When delivering critical care, one must understand the specific properties that characterize the various regional circulations because therapies that benefit one region may be detrimental to another.
Vascular tone is influenced by (1) innervation and neural processes, (2) circulating endocrine and neuroendocrine mediators, (3) local metabolic products, (4) blood gas composition, (5) endothelial-derived factors, and (6) myogenic processes.
The transition from the fetal pulmonary circulation to the postnatal pulmonary circulation is marked by a dramatic fall in pulmonary vascular resistance and rise in pulmonary blood flow. The failure to successfully make this transition is integral to a number of neonatal and infant diseases.
An important feature unique to the cerebral circulation is the presence of a blood-brain barrier. As a result, the cerebral vasculature responds differently from other vascular beds to humoral stimuli.
Regulation of myocardial perfusion is tailored to match regional myocardial oxygen supply to demand over the widest possible range of cardiac workload. Increases in myocardial oxygen demand must be met by increases in myocardial blood flow.
Critically ill patients are at risk for impaired splanchnic blood flow that can impair the two chief functions of the gastrointestinal system: (1) digestion and absorption of nutrients and (2) maintenance of a barrier to the translocation of enteric antigens. Splanchnic ischemia is associated with increased morbidity and mortality in critically ill patients.
Although renal blood flow remains constant over a wide range of renal artery perfusion pressures, urinary flow rate varies as a function of renal perfusion pressure.
Blood vessels comprise several distinct layers. Moving from the innermost layer outward are the metabolically active endothelium, intima (with nerves and vasa vasorum), media, and adventitia. Some vessels have fewer layers depending on the position and function of the vessel within the circulation.
The large arteries are elastic. Their media contain concentric lamellae of perforated elastic tubes crosslinked by transverse collagen and smooth muscle. When smooth muscle contracts, the wall becomes stiffer. Smaller arteries have fewer lamellae. The media are bounded by the internal and external elastic laminae. Arterioles are less elastic, have no lamellae, and have a thin medium with circular or spiral smooth muscle and inner and outer elastic laminae. Capillaries are thin walled and nonmuscular, ideal for transport of materials to and from the tissues. Veins have medial muscle but thinner walls relative to lumen diameter compared with arteries. The vascular endothelium has important metabolic characteristics, which may differ between vessel types (i.e., arteries vs. veins) and different regions. ,
Blood flow to a regional vascular bed is determined primarily by inflow pressure, vascular resistance, and outflow pressure. Inflow pressure is usually systemic arterial pressure. Outflow pressure approximates venous pressure but may exceed venous pressure at times if vascular tone is great enough to close the circulation above venous pressure or if external pressure impinges on the vasculature.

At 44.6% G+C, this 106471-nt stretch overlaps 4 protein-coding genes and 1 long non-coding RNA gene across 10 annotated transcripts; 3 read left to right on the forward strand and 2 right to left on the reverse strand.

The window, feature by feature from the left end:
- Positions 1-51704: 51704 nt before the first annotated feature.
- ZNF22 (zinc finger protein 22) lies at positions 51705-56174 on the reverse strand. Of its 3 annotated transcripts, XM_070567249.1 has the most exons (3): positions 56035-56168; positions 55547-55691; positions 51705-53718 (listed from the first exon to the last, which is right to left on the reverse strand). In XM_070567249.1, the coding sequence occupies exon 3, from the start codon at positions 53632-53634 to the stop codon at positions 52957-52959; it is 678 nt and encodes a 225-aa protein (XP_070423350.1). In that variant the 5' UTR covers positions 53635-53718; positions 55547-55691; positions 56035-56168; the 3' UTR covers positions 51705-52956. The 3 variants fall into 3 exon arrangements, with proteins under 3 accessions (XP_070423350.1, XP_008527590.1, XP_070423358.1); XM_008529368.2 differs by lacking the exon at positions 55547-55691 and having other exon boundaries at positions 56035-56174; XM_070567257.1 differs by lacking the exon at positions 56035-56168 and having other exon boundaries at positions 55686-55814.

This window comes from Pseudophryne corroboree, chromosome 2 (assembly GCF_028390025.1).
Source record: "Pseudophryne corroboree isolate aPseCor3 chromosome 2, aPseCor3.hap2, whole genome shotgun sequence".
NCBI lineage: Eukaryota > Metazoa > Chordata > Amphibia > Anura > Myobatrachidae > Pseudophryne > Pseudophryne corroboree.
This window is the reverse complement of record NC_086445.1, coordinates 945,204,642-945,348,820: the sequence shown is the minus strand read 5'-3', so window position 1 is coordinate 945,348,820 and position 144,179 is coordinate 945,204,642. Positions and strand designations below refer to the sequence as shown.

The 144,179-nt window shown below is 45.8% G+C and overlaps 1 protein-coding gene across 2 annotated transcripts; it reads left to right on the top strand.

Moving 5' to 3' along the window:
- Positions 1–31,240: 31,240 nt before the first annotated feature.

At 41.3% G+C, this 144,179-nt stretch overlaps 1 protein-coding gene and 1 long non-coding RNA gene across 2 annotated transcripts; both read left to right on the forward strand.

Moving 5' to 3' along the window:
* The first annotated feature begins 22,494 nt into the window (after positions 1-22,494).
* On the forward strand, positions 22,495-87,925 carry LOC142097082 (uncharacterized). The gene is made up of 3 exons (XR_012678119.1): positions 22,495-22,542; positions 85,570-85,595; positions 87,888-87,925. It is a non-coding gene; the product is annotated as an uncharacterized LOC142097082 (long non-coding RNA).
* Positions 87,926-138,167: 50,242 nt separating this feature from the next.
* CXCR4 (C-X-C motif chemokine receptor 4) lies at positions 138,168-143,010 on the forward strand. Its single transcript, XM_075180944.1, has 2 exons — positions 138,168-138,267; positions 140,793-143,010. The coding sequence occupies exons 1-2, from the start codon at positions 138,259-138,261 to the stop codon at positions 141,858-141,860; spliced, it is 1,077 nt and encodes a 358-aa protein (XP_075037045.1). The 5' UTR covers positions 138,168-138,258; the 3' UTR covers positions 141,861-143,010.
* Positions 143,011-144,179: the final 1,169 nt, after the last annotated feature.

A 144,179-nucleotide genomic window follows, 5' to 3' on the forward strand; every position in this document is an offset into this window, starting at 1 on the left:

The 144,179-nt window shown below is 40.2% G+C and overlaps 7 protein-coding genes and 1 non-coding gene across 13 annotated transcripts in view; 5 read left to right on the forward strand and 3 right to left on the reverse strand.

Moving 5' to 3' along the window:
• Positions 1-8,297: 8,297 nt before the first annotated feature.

In a model to explain the relation of arterial pressure to flow, the circulation is represented by two capacitance vessels separated by a resistance. A standpipe full of blood is allowed to discharge its contents into the arterial vasculature (the proximal capacitance). Blood flows across the resistance site (the arterioles), traverses the venous vasculature (the distal capacitance), and drains to a reservoir at some outflow pressure (Po; Fig. 24.1 ).
The pressure head of the system (Pi) is generated by the weight of the column of blood in the standpipe and is proportional to its height (Pi = blood column height in cm H 2 O). As the standpipe discharges, the height decreases and Pi decreases. This, in turn, decreases the rate of flow (Q) through the vasculature. Q decreases almost linearly with Pi until the column is quite low. Ultimately, flow will cease while there is still pressure in the standpipe. The pressure at which flow ceases is the critical closing pressure of the circulation (Pc). Pi below Pc is insufficient to maintain vessel patency and permit continued flow ( Fig. 24.2 ).
Incremental resistance to flow is generally defined as the change in pressure per unit change in flow (dPi/dQ). At pressures well above critical closing pressure, this is nearly identical to the vascular resistance (R) defined clinically as
When Pi does not greatly exceed Pc but Pc does greatly exceed Po, however, incremental resistance can differ substantially from this clinical estimate. Thus, an increase in Pc can be confused with a true increase in incremental resistance. For example, a diagnosis of intrinsic pulmonary vascular disease (e.g., pulmonary arterial hypertension) based on measured pulmonary artery pressures in a patient receiving mechanical ventilation with high airway pressures (that raise Pc) may be spurious.
Venous return and cardiac output
A second model illustrates the relationship of cardiac output to intrinsic mechanical properties of the systemic vasculature. In this model, the heart acts as a roller pump, creating a circulation much like that achieved during venoarterial extracorporeal support ( Fig. 24.3 ).
The roller pump displaces blood from the veins to the arteries and then across the resistance imposed by the arterioles. As Q increases, more blood resides in the arteries and less in the veins. This partitioning of blood depends on arterial capacitance (Ca), venous capacitance (Cv), and resistance to flow. At maximal Q, Pi and arterial blood volume are high and venous pressure (Pv) is low. When Pv reaches Pc, the roller pump cannot be increased further because the veins will collapse when Pv is less than Pc.